NURS 6211:Week 9: Expense Forecasting and Benchmarking


Think about your own life and how you make decisions on where to go for your next vacation. First you have to consider the level of funds you can have available for the trip. Will you use savings? Credit cards? Based on that number, you can begin to narrow down possible choices. Once you decide a location, you must plan for your spending priorities. Do you want to stay in a nicer hotel and cut down on your food budget? Is there a certain museum or art gallery you must have on your itinerary? What if you suddenly receive a phone call from a good friend inviting you to come to his wedding? How would this impact what funds you might have available for your future travel plans?

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The ability to make and use financial forecasts also holds true for running a health care organization. Expense forecasting is a technique that allows you to predict where you, as an organization, are going financially—and thus be better prepared to meet challenges and take advantage of opportunities that might arise. Tools are available to develop expense forecasting for short- and long-term financial needs.

This week, you will also examine the value of comparing your organization to other similar organizations. Also known as benchmarking, this allows you to evaluate how well you are performing in key indicators. There are, however, certain risks involved especially if you compare your organization to another that is not actually comparable.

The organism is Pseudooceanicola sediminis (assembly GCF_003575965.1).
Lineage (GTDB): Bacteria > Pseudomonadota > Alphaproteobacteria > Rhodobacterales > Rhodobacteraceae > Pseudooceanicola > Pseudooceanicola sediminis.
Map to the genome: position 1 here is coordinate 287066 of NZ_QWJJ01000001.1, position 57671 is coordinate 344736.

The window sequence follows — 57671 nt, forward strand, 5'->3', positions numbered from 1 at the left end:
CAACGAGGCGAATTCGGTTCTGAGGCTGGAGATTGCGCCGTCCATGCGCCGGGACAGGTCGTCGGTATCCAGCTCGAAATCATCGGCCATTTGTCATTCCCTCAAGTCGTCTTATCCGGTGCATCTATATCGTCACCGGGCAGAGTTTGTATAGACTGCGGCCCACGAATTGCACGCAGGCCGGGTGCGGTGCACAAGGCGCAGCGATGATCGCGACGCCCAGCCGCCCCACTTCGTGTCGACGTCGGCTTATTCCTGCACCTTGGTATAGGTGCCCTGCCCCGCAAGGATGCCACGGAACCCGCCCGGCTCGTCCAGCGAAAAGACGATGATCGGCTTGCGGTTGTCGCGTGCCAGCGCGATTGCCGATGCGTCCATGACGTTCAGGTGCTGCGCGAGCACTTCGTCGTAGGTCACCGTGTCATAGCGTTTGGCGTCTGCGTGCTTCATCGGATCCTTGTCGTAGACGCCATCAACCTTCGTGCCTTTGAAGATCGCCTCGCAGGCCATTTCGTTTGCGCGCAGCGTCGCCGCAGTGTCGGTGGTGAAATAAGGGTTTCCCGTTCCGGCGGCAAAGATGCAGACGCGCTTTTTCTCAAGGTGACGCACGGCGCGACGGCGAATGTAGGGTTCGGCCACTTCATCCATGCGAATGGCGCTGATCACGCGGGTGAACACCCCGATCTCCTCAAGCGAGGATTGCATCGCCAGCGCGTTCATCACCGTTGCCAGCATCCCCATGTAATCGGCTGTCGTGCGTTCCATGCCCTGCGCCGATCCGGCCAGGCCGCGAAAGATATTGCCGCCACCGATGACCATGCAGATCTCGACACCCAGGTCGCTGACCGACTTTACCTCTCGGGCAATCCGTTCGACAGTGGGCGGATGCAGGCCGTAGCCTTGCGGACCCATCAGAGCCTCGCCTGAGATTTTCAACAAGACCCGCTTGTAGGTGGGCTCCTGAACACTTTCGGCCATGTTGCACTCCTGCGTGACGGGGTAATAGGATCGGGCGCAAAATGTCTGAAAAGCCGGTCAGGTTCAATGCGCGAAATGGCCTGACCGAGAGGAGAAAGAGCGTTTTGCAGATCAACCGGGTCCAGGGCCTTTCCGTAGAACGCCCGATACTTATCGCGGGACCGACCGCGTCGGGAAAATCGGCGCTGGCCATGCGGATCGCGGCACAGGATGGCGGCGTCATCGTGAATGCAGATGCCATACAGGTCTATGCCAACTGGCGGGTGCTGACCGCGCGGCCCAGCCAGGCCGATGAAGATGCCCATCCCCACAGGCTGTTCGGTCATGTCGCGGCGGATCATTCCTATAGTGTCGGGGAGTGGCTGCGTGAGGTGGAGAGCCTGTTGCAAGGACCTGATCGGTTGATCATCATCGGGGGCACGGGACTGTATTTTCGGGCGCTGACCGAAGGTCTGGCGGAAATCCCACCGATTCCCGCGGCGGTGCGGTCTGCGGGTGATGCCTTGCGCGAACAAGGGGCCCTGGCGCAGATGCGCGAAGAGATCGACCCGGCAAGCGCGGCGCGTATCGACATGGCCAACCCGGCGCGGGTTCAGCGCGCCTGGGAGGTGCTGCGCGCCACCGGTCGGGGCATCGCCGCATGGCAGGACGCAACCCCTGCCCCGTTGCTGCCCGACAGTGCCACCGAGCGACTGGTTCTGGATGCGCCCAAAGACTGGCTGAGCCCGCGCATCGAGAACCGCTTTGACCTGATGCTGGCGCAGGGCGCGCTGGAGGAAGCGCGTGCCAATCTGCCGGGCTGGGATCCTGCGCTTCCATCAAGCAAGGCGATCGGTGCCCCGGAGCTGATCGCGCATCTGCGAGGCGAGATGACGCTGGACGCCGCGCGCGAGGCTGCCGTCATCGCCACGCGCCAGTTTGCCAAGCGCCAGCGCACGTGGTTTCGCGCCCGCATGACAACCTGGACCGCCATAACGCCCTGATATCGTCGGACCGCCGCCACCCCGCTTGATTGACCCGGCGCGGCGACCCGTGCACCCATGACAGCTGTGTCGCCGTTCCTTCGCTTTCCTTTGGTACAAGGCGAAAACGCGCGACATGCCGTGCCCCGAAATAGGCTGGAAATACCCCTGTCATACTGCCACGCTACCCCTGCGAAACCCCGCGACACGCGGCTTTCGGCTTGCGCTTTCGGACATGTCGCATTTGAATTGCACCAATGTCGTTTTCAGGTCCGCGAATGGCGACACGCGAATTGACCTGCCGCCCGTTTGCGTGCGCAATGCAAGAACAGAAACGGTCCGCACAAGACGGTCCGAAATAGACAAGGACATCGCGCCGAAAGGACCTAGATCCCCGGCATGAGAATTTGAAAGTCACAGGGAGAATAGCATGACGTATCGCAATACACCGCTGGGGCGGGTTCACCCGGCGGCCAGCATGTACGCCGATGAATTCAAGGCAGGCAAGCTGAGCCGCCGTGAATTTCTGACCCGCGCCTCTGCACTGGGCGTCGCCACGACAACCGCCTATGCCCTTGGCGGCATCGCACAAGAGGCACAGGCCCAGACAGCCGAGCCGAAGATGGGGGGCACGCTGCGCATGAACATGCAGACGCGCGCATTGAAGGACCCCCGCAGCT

As you focus on benchmarking, you will consider how to select organizations that are comparable to your own and what measures to use for comparison. You will also be introduced to process analysis and you will examine the three main types: process flow analysis, value stream mapping, and brown paper analysis.

This week, you explore the development and use of expense forecasting and benchmarking as a financial decision making tool for health care professionals.

Learning Objectives

Students will:

  • Apply expense forecast to budget recommendations
  • Analyze the impact of expense forecasts on decision making
  • Apply benchmarking to organizations
  • Analyze benefits and risks of benchmarking

Learning Resources

Note: To access this Week’s required library resources, please click on the link to the Course Readings List, found in the Course Materials section of your Syllabus.

Required Readings

Baker, J. J., Baker, R. W., & Dworkin, N. R.  (2018). Health care finance: Basic tools for nonfinancial managers (5th ed.). Burlington, MA: Jones and Bartlett Learning.

  • Chapter 14, “Trend Analysis, Common Sizing, and Forecasted Data” (pp. 149-160)The focus of this chapter is the use of trend analysis and forecasting to develop future budgets and make financial decisions about capital purchases, programs, and personnel.
  • Chapter 15, “Using Comparative Data” (pp. 161-173)In this chapter, you are introduced to the criteria for identifying other health care organizations that are comparable to your own. Data from these organizations can then be used to evaluate your own organizational performance.
  • Chapter 19, “Estimates, Benchmarking, and Other Measurement Tools” (pp. 223-231)In this chapter, you continue exploring the concept of financial benchmarking. The chapter focuses on the importance of benchmarking for identifying performance gaps.